China's e-CNY, also known as the digital yuan, is designed for retail transactions for the convenience of people and merchants, rather than to replace the US dollar, said Zhou Xiaochuan, president of the China Society for Finance and Banking.
"The People's Bank of China stressed that it conducted research and development of the e-CNY as a substitute for cash in circulation, showing that the PBOC expects the use of the e-CNY to be primarily focused on retail payments, especially bringing more convenience to people with the help of internet and mobile internet terminals," said Zhou, who is also former governor of the PBOC, China's central bank, at the 2022 Tsinghua PBCSF Global Finance Forum on Saturday.
"We don't exclude the possibility that the e-CNY may be used for cross-border payments in the future but I estimate that it will still focus on retail transactions, such as cross-border retail transactions," he said, adding that the digital yuan will not be used as a weapon.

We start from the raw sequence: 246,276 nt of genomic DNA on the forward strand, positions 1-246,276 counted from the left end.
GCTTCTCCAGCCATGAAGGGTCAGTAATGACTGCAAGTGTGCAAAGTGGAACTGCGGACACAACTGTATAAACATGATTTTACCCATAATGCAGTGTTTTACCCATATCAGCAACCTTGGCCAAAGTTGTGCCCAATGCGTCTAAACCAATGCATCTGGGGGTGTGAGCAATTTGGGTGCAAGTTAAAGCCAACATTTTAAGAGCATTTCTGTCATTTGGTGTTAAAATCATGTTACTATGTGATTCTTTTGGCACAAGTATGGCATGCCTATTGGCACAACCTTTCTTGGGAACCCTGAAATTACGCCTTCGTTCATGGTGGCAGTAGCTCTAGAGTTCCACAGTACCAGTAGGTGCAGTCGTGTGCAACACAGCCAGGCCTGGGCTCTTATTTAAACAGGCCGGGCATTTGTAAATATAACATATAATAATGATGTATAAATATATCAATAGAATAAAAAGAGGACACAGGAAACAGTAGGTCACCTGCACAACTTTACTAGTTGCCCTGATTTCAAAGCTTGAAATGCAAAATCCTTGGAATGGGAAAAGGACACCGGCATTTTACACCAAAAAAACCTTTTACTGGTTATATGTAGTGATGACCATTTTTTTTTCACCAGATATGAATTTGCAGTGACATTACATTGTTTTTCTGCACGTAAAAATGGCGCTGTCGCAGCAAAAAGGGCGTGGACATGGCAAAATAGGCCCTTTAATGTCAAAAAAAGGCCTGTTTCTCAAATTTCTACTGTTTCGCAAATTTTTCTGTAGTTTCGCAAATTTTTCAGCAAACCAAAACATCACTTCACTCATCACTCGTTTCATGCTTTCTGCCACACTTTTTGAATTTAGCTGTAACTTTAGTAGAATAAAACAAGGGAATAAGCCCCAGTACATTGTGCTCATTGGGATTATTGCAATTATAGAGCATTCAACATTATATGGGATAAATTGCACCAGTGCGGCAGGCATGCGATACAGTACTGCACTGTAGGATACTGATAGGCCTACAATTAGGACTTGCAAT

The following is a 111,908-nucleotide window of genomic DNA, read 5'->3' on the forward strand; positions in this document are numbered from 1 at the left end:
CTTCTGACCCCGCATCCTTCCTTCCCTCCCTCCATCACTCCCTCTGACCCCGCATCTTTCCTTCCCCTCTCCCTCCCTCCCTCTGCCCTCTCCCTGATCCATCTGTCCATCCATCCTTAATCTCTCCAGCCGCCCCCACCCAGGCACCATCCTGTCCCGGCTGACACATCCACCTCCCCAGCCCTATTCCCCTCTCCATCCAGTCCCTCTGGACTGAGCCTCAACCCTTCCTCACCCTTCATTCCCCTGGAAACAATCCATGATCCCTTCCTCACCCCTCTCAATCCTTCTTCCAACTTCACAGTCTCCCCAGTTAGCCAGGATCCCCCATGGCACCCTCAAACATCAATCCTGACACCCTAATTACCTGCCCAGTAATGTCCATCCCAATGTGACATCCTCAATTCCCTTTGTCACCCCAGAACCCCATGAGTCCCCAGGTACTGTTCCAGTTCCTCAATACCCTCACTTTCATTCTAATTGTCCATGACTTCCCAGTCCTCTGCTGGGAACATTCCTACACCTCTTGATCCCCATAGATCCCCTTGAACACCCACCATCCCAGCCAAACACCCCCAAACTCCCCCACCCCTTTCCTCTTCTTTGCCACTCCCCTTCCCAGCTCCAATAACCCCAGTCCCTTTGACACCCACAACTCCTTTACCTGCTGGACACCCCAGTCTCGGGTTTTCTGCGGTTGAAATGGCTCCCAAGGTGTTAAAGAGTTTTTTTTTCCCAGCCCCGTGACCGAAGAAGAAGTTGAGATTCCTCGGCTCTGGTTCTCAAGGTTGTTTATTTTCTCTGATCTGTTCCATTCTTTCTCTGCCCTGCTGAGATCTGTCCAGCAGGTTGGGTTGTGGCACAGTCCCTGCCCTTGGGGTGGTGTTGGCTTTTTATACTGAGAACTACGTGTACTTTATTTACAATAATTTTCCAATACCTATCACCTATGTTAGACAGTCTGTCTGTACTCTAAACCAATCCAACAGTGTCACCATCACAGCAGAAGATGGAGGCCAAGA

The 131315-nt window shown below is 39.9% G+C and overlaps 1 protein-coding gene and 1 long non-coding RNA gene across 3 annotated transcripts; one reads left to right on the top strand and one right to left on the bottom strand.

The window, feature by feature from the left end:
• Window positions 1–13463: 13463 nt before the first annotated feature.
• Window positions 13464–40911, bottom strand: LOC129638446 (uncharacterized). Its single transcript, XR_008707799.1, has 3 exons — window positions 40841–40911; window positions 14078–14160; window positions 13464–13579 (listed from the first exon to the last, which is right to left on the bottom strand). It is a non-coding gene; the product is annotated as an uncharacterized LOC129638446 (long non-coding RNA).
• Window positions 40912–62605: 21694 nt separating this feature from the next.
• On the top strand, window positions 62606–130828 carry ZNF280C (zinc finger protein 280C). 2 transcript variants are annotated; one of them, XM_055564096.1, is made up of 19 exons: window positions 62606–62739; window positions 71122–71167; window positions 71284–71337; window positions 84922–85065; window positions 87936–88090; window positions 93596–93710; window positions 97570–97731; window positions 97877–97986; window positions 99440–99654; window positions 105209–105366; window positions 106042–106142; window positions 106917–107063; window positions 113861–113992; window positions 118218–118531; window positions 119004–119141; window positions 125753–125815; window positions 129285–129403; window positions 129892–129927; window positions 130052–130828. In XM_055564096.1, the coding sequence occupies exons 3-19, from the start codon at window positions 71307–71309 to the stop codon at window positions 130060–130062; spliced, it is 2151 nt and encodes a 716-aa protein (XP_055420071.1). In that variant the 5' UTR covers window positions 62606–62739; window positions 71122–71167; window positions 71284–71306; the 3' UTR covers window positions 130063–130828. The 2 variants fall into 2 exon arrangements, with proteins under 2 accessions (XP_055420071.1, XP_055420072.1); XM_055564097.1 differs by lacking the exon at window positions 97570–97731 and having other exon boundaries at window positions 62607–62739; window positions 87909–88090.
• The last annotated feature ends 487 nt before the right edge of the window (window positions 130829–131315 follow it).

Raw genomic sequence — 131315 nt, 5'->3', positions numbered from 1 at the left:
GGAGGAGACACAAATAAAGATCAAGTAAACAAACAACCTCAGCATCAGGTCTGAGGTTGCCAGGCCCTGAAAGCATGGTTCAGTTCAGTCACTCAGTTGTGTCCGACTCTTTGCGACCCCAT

At the forum, Zhou reiterated world trade patterns should avoid slipping back to what they were during the Cold War era.
"If global financial payment or messaging systems slip into some kind of a Cold War pattern, it will bring damage to everyone," he said.
The relevant authorities should take into account that if SWIFT, the world's leading provider of secure financial messaging services, is heavily used as an instrument to impose sanctions, others can definitely find other financial messaging channels to complete trade, he said.
However, he acknowledged that SWIFT has advantages in terms of efficiency, market size, security, confidentiality and automated processing, with a large number of financial institutions connected to it.
If another financial messaging channel is created to bypass SWIFT, there will be a transitional period and tons of work to do. During the transitional period, the efficiency of trade will be affected, he said.
The PBOC announced on April 2 that its e-CNY pilot program will be expanded to another 11 cities, including Tianjin and six cities in Zhejiang province which will host the Asian Games later this year.
By the end of 2021, China's digital yuan transactions reached about 87.57 billion yuan ($13.75 billion), with 261 million personal wallets opened, according to the PBOC.
Third-party institutions should move toward high standards if they want to participate in the digital currency pilot program, rather than trying to avoid following these standards in a crafty or dishonest way, Zhou said.